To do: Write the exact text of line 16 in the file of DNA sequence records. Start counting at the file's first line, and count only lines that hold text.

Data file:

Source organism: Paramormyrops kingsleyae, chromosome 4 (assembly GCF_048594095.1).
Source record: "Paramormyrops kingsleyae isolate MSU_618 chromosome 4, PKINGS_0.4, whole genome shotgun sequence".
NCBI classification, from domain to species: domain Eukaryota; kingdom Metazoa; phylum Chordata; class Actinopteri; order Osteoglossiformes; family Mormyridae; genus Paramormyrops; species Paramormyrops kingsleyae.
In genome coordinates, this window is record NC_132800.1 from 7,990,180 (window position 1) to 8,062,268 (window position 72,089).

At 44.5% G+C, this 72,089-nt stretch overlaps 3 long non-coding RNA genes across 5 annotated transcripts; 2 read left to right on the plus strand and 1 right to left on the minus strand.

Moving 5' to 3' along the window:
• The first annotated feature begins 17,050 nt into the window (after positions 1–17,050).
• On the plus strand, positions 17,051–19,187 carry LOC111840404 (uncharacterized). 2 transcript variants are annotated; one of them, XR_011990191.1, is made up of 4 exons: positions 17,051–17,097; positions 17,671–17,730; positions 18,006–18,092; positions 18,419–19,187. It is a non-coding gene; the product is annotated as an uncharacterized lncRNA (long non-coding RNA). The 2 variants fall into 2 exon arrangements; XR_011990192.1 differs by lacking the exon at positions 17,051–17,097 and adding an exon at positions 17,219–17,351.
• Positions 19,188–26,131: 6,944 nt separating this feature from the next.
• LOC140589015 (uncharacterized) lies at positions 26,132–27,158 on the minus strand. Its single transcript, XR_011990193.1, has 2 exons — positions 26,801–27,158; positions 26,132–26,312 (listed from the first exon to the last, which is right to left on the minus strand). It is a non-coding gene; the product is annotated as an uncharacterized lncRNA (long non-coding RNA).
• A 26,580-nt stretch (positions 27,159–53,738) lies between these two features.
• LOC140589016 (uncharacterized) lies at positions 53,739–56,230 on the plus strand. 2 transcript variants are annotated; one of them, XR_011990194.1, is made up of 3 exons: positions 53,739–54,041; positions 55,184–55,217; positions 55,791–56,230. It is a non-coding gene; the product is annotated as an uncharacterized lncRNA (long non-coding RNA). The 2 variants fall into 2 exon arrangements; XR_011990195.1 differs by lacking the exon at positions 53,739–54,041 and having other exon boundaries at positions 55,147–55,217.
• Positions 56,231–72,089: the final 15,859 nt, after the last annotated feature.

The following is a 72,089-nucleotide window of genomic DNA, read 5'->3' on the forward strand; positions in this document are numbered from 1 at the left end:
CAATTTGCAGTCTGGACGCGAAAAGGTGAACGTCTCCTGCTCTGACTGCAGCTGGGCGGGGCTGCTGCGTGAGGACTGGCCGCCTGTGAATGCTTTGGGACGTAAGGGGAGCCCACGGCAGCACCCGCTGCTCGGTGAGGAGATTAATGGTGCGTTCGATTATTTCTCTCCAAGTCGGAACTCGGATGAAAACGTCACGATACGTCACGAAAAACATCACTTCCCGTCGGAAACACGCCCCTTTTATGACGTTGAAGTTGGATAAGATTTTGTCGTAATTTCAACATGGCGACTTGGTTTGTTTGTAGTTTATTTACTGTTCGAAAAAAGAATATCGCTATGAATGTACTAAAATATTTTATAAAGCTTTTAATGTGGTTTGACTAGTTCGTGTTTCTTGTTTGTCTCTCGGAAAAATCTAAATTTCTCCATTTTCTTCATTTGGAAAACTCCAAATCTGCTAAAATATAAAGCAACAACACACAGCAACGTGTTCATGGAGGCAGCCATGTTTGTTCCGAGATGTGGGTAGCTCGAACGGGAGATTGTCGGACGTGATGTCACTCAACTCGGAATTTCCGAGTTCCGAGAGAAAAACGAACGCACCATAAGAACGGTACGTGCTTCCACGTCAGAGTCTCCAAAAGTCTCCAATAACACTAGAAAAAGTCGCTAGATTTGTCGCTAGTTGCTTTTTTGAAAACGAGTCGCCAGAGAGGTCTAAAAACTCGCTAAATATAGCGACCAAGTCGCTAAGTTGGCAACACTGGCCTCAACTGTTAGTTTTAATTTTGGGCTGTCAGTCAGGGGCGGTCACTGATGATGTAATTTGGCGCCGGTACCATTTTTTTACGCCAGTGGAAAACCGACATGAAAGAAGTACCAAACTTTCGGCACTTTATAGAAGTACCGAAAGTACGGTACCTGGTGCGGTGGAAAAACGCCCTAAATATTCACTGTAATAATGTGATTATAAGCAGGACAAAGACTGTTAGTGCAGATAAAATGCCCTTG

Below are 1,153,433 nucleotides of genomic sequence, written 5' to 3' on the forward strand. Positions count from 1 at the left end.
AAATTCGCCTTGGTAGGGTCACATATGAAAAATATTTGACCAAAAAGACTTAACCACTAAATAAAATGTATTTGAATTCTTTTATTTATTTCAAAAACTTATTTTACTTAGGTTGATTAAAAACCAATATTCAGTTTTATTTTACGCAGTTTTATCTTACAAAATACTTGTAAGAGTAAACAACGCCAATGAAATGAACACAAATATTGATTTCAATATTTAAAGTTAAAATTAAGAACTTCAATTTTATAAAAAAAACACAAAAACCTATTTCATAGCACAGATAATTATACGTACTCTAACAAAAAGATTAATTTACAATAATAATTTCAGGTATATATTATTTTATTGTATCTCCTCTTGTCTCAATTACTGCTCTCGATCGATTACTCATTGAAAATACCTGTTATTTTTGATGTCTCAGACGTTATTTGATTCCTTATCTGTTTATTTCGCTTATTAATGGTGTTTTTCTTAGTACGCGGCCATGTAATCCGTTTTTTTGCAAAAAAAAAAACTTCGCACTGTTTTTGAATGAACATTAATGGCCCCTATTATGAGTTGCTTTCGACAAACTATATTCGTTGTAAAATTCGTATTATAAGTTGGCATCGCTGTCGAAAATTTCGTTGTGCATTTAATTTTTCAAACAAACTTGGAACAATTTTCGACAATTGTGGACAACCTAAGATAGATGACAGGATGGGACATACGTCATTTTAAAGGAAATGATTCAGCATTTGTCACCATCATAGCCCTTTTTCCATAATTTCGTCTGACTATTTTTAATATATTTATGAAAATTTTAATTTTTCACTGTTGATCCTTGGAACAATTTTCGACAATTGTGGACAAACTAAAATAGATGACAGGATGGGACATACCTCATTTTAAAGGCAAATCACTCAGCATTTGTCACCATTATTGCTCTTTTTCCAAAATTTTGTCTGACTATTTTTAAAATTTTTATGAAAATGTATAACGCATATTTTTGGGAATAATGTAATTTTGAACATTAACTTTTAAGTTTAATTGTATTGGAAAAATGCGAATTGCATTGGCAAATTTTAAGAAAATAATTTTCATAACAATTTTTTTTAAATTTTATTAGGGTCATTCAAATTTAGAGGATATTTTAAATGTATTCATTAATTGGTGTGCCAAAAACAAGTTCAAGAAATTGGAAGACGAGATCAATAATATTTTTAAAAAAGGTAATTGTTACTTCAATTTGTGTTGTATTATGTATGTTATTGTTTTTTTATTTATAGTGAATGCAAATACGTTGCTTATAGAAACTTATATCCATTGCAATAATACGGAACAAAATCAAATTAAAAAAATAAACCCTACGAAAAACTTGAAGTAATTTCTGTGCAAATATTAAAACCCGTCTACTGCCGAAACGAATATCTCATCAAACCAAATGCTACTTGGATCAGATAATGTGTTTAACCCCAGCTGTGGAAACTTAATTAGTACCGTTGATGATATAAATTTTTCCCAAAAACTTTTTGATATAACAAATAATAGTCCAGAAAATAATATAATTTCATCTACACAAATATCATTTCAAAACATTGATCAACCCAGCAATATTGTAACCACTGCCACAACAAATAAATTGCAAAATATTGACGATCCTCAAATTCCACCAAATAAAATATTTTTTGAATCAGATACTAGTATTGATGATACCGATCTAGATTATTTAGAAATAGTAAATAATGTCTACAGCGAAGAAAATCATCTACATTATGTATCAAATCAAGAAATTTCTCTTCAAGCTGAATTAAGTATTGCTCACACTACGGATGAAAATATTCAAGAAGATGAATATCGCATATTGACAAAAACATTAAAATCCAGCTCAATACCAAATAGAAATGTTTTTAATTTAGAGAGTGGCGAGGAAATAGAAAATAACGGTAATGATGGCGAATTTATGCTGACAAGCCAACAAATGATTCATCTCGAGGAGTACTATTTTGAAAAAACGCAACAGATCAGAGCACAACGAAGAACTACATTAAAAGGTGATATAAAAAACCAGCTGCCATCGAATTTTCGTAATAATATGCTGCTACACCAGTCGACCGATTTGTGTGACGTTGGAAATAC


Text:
Below are 1,153,433 nucleotides of genomic sequence, written 5' to 3' on the forward strand. Positions count from 1 at the left end.